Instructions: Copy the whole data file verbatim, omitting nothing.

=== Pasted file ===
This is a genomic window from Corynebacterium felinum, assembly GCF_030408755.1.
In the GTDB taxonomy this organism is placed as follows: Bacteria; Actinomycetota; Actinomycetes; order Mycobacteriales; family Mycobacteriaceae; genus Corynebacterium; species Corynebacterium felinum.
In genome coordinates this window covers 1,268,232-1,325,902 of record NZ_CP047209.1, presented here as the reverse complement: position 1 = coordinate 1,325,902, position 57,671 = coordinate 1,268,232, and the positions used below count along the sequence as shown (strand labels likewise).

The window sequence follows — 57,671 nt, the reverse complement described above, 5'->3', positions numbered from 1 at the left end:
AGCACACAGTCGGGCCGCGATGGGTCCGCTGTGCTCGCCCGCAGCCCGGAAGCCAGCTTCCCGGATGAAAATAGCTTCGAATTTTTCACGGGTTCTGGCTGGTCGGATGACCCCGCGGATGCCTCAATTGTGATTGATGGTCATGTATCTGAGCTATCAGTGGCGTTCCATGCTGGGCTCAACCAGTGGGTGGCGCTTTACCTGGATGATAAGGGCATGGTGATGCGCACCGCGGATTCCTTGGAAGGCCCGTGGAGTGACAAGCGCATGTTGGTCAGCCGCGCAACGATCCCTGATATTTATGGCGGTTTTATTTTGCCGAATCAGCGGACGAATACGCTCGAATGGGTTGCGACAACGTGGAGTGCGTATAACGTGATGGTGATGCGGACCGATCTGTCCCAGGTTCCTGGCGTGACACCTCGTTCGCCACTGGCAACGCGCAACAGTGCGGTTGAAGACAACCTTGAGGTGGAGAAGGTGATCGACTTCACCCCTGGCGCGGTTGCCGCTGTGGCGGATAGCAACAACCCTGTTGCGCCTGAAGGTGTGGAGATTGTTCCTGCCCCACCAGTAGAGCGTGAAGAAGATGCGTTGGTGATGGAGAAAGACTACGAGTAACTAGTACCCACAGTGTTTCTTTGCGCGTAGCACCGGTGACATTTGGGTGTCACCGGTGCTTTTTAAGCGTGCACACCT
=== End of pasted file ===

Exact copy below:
This is a genomic window from Corynebacterium felinum, assembly GCF_030408755.1.
In the GTDB taxonomy this organism is placed as follows: Bacteria; Actinomycetota; Actinomycetes; order Mycobacteriales; family Mycobacteriaceae; genus Corynebacterium; species Corynebacterium felinum.
In genome coordinates this window covers 1,268,232-1,325,902 of record NZ_CP047209.1, presented here as the reverse complement: position 1 = coordinate 1,325,902, position 57,671 = coordinate 1,268,232, and the positions used below count along the sequence as shown (strand labels likewise).

The window sequence follows — 57,671 nt, the reverse complement described above, 5'->3', positions numbered from 1 at the left end:
AGCACACAGTCGGGCCGCGATGGGTCCGCTGTGCTCGCCCGCAGCCCGGAAGCCAGCTTCCCGGATGAAAATAGCTTCGAATTTTTCACGGGTTCTGGCTGGTCGGATGACCCCGCGGATGCCTCAATTGTGATTGATGGTCATGTATCTGAGCTATCAGTGGCGTTCCATGCTGGGCTCAACCAGTGGGTGGCGCTTTACCTGGATGATAAGGGCATGGTGATGCGCACCGCGGATTCCTTGGAAGGCCCGTGGAGTGACAAGCGCATGTTGGTCAGCCGCGCAACGATCCCTGATATTTATGGCGGTTTTATTTTGCCGAATCAGCGGACGAATACGCTCGAATGGGTTGCGACAACGTGGAGTGCGTATAACGTGATGGTGATGCGGACCGATCTGTCCCAGGTTCCTGGCGTGACACCTCGTTCGCCACTGGCAACGCGCAACAGTGCGGTTGAAGACAACCTTGAGGTGGAGAAGGTGATCGACTTCACCCCTGGCGCGGTTGCCGCTGTGGCGGATAGCAACAACCCTGTTGCGCCTGAAGGTGTGGAGATTGTTCCTGCCCCACCAGTAGAGCGTGAAGAAGATGCGTTGGTGATGGAGAAAGACTACGAGTAACTAGTACCCACAGTGTTTCTTTGCGCGTAGCACCGGTGACATTTGGGTGTCACCGGTGCTTTTTAAGCGTGCACACCT